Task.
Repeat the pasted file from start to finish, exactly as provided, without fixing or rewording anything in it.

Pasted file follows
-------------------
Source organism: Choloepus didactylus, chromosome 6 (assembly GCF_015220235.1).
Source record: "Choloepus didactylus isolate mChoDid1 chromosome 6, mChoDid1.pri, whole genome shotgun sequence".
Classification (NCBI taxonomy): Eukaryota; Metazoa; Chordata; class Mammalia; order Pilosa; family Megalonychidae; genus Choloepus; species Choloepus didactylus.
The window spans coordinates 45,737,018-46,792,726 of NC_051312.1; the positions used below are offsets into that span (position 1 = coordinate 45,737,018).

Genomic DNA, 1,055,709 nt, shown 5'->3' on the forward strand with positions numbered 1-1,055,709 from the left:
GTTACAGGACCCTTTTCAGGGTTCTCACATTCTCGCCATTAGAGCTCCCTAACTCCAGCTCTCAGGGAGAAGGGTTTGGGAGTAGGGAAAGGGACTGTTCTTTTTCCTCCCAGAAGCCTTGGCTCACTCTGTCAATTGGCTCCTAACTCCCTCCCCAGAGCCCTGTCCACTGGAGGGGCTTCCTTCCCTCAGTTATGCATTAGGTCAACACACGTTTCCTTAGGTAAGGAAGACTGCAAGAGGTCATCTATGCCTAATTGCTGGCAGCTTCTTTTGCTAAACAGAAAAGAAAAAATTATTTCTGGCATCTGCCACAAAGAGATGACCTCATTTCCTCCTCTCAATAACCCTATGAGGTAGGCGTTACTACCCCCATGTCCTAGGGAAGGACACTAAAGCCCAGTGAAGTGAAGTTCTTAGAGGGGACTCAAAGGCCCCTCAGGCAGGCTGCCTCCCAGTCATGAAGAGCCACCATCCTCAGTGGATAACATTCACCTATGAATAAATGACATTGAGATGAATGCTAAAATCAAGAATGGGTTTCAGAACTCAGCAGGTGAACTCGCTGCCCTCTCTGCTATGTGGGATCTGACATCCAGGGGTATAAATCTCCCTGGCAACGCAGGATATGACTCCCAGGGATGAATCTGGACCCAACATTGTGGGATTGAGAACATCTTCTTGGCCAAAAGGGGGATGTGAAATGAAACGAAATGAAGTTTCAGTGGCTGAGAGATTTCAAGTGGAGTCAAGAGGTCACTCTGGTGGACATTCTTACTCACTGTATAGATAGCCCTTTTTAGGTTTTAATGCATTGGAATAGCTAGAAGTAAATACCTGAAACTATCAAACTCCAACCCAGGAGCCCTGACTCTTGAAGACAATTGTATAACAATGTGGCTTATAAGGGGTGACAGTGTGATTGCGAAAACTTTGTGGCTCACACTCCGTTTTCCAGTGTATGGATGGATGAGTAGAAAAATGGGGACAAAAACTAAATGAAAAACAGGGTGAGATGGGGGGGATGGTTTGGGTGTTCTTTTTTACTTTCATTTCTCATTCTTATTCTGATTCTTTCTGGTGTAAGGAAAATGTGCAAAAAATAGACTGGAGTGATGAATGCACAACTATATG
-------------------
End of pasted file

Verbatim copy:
Source organism: Choloepus didactylus, chromosome 6 (assembly GCF_015220235.1).
Source record: "Choloepus didactylus isolate mChoDid1 chromosome 6, mChoDid1.pri, whole genome shotgun sequence".
Classification (NCBI taxonomy): Eukaryota; Metazoa; Chordata; class Mammalia; order Pilosa; family Megalonychidae; genus Choloepus; species Choloepus didactylus.
The window spans coordinates 45,737,018-46,792,726 of NC_051312.1; the positions used below are offsets into that span (position 1 = coordinate 45,737,018).

Genomic DNA, 1,055,709 nt, shown 5'->3' on the forward strand with positions numbered 1-1,055,709 from the left:
GTTACAGGACCCTTTTCAGGGTTCTCACATTCTCGCCATTAGAGCTCCCTAACTCCAGCTCTCAGGGAGAAGGGTTTGGGAGTAGGGAAAGGGACTGTTCTTTTTCCTCCCAGAAGCCTTGGCTCACTCTGTCAATTGGCTCCTAACTCCCTCCCCAGAGCCCTGTCCACTGGAGGGGCTTCCTTCCCTCAGTTATGCATTAGGTCAACACACGTTTCCTTAGGTAAGGAAGACTGCAAGAGGTCATCTATGCCTAATTGCTGGCAGCTTCTTTTGCTAAACAGAAAAGAAAAAATTATTTCTGGCATCTGCCACAAAGAGATGACCTCATTTCCTCCTCTCAATAACCCTATGAGGTAGGCGTTACTACCCCCATGTCCTAGGGAAGGACACTAAAGCCCAGTGAAGTGAAGTTCTTAGAGGGGACTCAAAGGCCCCTCAGGCAGGCTGCCTCCCAGTCATGAAGAGCCACCATCCTCAGTGGATAACATTCACCTATGAATAAATGACATTGAGATGAATGCTAAAATCAAGAATGGGTTTCAGAACTCAGCAGGTGAACTCGCTGCCCTCTCTGCTATGTGGGATCTGACATCCAGGGGTATAAATCTCCCTGGCAACGCAGGATATGACTCCCAGGGATGAATCTGGACCCAACATTGTGGGATTGAGAACATCTTCTTGGCCAAAAGGGGGATGTGAAATGAAACGAAATGAAGTTTCAGTGGCTGAGAGATTTCAAGTGGAGTCAAGAGGTCACTCTGGTGGACATTCTTACTCACTGTATAGATAGCCCTTTTTAGGTTTTAATGCATTGGAATAGCTAGAAGTAAATACCTGAAACTATCAAACTCCAACCCAGGAGCCCTGACTCTTGAAGACAATTGTATAACAATGTGGCTTATAAGGGGTGACAGTGTGATTGCGAAAACTTTGTGGCTCACACTCCGTTTTCCAGTGTATGGATGGATGAGTAGAAAAATGGGGACAAAAACTAAATGAAAAACAGGGTGAGATGGGGGGGATGGTTTGGGTGTTCTTTTTTACTTTCATTTCTCATTCTTATTCTGATTCTTTCTGGTGTAAGGAAAATGTGCAAAAAATAGACTGGAGTGATGAATGCACAACTATATG